TABLE 2__________________________________________________________________________ MD Stiffness MD Ring Crush Bending Modulus MD Tensile MD TensileAdhesive Construction gcm psi psi lbs. psi__________________________________________________________________________Haloflex ® 208 Treated KC DURO ®/ 1,125 4,319 538,278 183 11,037ICI Americas Treated KC DURO ®Polyvinyl Chloride- Treated KC DURO ®/ 1,185 3,400 609,255 150 9,463Polyvinylidene DUROX ® 135Chloride-Acrylates DUROX ® 135/ 600 2,389 325,028 25 1,638 DUROX ® 135E-200 Treated KC DURO ®/ 1,395 3,635 682,485 191 11,541Nat. Adhesives Treated KC DURO ®Ethylene-vinyl Treated KC DURO ®/ 1,080 2,912 551,020 134 8,221Acetate DUROX ® 135 DUROX ® 135/ 990 2,771 604,027 64 4,032 DUROX ® 135CHM-6262 Treated KC DURO ®/ 1,300 3,684 625,602 182 11,318Sonoco Treated KC DURO ®Ethylene-vinyl Treated KC DURO ®/ 1,050 2,787 523,169 90 5,531Acetate DUROX ® 135 DUROX ® 135/ 870 1,988 500,864 64 4,032 DUROX ® 135__________________________________________________________________________
For any given adhesive, laminates made from EMDI-treated kraft coated Duro® exhibited high MD ring crush without an appreciable loss of flexibility, as recorded by the bending modulus. Tensile strength followed a similar pattern.
It is also somewhat significant to note that adhering the EMDI treated paperboard to itself using Haloflex®208 resulted in a 13% increase in psi ring crush strength when compared with a single ply of EMDI treated paperboard as recorded in Table 1. It is normal for psi ring crush to be reduced by the process of adhering.
A series of tubes having varying wall thicknesses were manufactured with pretreated EMDI impregnated kraft coated Duro® as produced in Example 1. These tubes had an inner diameter of 2.700". The plies were laminated together with Haloflex®208 adhesive.
A control series of tubes having the same inside diameters and wall thicknesses was manufactured from multiply Durox®135 and E-200 adhesive. It was necessary to change the adhesive to E-200 because of difficulty in adhering the Durox®135 with the Haloflex®208. Standard beam strength tests were run comparing the EMDI treated tubes with the Durox®135 tubes and the results of these tests are shown in the graph in FIG. 1. From the graph, it can be seen that for any given wall thickness, the EMDI treated tubes exhibit almost twice the beam strength as the Durox®135 tubes. For example, a 0.150" wall Durox®135 tube has a beam strength of 220 pounds. The 0.150" wall EMDI treated tube has a beam strength of 440 pounds. In addition, it can be seen that the same beam strength would require a wall thickness of 0.290" for the Durox®135 tubes.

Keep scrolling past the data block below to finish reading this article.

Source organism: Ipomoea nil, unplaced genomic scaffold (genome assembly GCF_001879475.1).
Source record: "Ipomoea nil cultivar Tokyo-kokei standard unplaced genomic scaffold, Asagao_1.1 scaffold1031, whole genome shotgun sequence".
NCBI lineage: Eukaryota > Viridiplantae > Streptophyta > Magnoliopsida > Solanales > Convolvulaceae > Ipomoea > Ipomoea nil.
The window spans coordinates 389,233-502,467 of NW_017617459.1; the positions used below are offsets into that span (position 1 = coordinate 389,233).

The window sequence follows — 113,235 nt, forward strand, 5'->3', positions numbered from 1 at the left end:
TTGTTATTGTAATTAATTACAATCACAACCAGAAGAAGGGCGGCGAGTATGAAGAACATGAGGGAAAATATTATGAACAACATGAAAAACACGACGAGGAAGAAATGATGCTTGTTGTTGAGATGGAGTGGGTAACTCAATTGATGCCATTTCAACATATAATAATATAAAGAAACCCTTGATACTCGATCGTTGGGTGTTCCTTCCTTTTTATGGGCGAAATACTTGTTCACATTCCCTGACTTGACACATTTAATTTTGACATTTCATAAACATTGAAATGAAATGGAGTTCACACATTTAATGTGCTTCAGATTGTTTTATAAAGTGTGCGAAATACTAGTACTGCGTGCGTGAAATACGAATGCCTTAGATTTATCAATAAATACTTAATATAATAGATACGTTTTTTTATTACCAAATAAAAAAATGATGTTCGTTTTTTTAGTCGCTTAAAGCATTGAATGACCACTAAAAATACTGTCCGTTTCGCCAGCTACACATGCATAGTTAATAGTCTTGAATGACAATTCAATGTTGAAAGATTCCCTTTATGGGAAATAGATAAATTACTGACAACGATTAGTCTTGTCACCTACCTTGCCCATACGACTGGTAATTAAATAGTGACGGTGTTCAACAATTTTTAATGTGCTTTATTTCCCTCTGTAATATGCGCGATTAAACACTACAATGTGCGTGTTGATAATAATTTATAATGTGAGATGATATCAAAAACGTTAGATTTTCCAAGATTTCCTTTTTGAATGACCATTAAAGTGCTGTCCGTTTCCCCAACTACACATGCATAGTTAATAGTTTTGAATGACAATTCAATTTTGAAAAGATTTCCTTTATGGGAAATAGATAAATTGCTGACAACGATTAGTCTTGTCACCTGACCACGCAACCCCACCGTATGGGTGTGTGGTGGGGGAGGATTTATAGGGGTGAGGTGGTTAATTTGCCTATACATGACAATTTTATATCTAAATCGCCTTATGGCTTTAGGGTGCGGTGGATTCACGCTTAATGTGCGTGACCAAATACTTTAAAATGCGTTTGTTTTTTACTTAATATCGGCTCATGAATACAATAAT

FIG. 2 is a graph showing the results of a standard axial crush strength test performed on the two series of tubes. Once again, for any given wall thickness, the EMDI treated tubes exhibit almost twice the axial crush strength as the Durox®135 tubes. For example, the 0.150" wall Durox®135 tube gives an axial crush of 2500 pounds whereas the same EMDI tube gives an axial crush of 5000 pounds. A 5000 pound axial crush strength would require a wall thickness of 0.310" in a Durox®135 tube.
The graph of FIG. 3 shows the results obtained by flat crushing 4" long specimens of the various Durox®135 and EMDI treated tubes. The results of this testing indicate that at certain wall thicknesses, the Durox®135 tubes possess more flat crush strength than the EMDI treated tubes. However, at relatively heavy wall thicknesses, the EMDI treated tubes appear to surpass the Durox®135 tubes.